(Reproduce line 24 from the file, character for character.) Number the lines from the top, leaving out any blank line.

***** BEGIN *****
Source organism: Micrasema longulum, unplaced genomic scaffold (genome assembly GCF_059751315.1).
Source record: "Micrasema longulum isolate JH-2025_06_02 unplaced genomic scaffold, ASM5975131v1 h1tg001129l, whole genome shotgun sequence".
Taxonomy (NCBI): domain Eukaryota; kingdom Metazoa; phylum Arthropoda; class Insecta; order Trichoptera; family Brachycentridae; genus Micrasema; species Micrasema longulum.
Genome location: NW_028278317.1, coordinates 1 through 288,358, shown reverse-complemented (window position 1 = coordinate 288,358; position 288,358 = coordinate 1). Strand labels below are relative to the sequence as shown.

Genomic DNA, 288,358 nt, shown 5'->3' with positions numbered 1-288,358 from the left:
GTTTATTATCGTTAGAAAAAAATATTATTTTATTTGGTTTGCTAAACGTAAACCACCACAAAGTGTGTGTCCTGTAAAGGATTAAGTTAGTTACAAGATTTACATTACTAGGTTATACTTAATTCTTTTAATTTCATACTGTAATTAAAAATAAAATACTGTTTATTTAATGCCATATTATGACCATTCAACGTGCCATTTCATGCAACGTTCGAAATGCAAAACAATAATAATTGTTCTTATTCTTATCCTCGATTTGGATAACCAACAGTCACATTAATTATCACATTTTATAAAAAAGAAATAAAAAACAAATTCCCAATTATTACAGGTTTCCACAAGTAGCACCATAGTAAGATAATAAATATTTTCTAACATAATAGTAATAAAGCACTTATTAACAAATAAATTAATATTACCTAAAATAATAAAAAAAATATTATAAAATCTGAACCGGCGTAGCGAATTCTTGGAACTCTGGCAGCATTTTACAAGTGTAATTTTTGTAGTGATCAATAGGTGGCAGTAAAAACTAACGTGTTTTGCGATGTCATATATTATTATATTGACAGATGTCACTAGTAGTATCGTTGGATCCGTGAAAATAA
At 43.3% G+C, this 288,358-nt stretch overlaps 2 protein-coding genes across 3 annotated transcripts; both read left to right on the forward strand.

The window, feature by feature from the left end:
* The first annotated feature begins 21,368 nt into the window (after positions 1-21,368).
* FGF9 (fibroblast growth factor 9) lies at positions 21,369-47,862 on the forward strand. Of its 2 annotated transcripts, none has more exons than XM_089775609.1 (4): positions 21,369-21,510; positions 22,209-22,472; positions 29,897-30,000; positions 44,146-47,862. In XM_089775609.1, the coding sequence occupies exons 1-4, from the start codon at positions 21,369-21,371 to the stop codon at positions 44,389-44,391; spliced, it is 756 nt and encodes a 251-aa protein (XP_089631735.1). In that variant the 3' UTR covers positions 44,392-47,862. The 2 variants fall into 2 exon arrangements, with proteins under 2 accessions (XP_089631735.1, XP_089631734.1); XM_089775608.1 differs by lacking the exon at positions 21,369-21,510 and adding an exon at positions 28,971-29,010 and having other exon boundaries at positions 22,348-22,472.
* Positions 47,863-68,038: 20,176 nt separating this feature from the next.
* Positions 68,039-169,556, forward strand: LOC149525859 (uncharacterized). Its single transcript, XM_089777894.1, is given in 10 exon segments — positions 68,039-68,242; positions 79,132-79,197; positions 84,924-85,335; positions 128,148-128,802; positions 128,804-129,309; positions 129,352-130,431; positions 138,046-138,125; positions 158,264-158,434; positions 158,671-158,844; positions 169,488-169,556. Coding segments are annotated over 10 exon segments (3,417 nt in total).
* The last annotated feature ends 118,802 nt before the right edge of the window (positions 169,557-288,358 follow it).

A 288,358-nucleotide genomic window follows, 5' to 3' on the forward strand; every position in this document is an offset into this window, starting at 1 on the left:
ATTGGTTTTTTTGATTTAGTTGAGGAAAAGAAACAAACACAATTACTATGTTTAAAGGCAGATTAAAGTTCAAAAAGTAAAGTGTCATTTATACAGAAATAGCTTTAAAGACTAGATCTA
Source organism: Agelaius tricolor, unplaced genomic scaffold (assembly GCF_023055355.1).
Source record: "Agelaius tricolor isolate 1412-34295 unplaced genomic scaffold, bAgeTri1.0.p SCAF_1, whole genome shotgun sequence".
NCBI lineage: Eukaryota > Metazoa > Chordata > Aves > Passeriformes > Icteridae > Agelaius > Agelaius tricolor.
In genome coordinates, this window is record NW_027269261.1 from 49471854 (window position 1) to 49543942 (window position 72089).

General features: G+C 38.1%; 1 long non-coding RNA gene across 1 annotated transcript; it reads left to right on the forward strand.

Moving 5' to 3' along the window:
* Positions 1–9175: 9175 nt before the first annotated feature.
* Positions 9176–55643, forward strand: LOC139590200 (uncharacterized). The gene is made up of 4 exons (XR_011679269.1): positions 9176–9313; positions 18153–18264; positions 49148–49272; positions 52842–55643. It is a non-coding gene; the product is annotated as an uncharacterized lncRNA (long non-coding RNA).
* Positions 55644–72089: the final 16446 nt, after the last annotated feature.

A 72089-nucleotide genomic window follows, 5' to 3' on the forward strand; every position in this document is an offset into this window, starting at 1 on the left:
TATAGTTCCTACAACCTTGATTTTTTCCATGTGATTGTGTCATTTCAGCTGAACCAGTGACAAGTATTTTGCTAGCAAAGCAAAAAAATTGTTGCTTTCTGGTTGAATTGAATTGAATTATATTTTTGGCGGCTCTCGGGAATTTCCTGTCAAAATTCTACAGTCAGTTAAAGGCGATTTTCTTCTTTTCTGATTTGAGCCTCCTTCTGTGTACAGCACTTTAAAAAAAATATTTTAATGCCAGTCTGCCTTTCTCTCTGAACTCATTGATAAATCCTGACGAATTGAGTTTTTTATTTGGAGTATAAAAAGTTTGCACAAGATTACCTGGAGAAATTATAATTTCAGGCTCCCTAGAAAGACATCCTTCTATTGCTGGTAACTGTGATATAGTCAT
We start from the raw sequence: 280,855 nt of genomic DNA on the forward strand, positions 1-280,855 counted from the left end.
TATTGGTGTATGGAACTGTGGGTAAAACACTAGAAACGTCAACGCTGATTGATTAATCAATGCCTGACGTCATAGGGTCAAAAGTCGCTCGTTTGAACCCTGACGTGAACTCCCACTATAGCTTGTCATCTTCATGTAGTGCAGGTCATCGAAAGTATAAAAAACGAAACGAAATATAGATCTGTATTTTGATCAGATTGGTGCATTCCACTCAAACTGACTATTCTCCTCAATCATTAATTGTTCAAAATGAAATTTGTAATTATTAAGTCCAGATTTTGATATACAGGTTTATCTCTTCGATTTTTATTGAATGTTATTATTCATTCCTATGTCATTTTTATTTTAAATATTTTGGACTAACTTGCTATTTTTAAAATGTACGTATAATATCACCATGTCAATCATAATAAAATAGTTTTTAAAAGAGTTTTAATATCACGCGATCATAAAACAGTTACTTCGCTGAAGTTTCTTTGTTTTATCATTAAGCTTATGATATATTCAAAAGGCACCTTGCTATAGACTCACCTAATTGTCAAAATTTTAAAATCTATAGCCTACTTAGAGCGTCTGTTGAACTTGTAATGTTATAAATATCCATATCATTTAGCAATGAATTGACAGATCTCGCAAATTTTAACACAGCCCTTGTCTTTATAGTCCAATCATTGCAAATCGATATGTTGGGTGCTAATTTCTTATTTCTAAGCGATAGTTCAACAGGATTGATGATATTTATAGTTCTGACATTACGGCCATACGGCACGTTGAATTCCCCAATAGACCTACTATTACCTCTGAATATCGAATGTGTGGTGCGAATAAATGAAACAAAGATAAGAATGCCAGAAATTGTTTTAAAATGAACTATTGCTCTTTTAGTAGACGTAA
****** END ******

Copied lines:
* Positions 55644–72089: the final 16446 nt, after the last annotated feature.